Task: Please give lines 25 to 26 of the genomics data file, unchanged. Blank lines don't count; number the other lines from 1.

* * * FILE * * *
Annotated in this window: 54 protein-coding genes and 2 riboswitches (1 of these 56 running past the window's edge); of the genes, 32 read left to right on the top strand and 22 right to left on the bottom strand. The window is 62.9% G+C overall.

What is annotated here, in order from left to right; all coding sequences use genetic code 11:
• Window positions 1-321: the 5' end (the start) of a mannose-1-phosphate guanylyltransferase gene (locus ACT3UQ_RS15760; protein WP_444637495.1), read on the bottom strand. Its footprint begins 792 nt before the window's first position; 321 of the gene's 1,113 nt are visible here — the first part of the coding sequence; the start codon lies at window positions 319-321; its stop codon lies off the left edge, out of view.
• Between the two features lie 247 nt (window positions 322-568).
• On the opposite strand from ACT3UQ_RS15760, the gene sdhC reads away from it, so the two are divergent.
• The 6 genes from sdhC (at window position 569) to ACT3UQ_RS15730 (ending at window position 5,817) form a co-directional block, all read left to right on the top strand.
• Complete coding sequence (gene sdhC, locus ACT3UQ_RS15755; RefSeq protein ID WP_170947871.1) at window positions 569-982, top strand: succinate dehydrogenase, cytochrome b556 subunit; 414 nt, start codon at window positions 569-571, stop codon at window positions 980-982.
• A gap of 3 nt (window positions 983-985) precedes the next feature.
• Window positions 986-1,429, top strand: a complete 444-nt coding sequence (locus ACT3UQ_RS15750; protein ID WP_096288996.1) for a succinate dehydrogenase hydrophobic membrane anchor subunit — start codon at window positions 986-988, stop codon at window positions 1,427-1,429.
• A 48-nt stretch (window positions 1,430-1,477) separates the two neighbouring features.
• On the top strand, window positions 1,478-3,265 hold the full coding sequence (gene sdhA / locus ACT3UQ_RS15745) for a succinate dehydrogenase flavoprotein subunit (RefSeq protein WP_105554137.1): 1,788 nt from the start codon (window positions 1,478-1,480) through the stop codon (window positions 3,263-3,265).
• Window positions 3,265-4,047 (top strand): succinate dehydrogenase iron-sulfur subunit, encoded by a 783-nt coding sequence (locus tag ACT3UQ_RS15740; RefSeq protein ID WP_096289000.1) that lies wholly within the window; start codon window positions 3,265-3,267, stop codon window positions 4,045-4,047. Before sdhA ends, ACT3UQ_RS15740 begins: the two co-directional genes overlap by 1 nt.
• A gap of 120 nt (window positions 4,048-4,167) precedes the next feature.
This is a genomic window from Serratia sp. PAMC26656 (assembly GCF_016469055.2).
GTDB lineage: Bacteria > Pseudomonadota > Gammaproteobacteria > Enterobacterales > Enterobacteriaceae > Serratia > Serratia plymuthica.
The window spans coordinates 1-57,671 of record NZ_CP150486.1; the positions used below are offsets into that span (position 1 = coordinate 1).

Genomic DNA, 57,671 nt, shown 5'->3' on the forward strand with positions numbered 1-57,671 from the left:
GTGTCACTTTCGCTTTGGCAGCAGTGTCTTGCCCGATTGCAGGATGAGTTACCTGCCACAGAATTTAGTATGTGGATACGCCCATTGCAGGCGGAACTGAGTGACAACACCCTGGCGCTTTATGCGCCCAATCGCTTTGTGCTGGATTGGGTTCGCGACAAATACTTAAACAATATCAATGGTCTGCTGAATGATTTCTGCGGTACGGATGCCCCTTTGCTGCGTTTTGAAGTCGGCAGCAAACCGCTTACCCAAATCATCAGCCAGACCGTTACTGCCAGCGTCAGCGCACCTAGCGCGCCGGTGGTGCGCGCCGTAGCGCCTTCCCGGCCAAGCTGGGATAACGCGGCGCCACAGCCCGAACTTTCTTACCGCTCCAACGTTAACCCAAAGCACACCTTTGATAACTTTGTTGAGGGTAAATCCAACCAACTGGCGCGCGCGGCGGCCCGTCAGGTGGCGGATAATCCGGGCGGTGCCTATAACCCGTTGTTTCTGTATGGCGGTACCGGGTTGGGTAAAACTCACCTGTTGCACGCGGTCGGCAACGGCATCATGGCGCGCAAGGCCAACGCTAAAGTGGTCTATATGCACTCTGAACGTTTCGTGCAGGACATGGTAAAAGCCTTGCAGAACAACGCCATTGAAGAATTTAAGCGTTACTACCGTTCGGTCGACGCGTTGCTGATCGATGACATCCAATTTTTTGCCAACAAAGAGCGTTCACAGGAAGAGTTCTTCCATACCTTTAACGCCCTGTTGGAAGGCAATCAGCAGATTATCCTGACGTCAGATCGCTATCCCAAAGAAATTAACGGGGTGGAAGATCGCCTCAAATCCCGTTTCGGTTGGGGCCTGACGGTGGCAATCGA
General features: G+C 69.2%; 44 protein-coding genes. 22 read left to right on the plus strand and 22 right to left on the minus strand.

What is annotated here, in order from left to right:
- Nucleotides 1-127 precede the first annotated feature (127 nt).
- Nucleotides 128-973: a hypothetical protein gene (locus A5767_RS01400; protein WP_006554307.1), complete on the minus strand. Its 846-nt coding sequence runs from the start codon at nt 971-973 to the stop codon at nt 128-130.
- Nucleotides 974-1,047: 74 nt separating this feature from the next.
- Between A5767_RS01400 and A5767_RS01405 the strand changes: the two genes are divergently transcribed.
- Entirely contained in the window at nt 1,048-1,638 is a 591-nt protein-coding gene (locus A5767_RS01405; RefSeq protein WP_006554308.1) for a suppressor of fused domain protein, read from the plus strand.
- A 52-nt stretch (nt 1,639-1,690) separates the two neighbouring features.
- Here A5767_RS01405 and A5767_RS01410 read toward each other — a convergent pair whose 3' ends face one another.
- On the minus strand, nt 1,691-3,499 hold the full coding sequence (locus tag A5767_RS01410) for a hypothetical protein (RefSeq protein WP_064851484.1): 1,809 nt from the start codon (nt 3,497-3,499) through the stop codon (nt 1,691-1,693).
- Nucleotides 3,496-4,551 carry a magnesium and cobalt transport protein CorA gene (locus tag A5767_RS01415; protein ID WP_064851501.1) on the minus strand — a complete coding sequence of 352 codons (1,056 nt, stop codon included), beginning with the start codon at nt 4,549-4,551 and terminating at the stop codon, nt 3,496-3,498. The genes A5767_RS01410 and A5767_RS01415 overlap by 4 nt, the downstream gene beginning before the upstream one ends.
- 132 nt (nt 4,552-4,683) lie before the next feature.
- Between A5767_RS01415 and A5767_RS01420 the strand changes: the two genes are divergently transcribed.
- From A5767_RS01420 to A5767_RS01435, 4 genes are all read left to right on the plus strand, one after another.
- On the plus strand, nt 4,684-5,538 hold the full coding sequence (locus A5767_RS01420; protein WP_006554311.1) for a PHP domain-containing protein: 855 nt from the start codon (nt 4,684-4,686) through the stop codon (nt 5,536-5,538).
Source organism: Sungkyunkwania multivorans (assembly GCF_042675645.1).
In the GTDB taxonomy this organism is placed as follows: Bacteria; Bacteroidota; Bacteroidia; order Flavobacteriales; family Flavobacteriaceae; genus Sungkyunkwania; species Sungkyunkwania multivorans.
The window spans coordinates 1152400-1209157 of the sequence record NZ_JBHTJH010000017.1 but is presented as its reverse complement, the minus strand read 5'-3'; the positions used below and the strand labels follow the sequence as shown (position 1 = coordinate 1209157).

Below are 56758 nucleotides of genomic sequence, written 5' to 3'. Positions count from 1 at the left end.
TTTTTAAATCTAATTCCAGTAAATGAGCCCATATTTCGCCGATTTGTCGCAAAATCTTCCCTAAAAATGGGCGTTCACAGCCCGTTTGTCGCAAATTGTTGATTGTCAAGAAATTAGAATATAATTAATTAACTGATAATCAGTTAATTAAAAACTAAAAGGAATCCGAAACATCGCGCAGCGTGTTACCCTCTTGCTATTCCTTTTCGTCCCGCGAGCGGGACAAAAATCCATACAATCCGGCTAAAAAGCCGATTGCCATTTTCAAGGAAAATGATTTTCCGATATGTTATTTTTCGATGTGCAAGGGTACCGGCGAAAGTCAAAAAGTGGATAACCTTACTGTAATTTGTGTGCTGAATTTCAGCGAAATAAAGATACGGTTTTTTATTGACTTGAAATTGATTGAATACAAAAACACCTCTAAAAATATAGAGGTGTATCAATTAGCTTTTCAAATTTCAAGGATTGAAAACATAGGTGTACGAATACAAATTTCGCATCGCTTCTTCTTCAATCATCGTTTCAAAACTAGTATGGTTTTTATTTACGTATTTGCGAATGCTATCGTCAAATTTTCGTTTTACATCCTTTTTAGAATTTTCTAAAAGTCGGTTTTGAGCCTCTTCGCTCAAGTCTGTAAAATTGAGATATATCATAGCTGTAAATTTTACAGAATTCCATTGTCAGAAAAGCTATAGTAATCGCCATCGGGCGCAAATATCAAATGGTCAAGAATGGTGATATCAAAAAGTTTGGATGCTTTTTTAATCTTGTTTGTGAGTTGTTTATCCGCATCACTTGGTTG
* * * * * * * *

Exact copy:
- Entirely contained in the window at nt 1,048-1,638 is a 591-nt protein-coding gene (locus A5767_RS01405; RefSeq protein WP_006554308.1) for a suppressor of fused domain protein, read from the plus strand.
- A 52-nt stretch (nt 1,639-1,690) separates the two neighbouring features.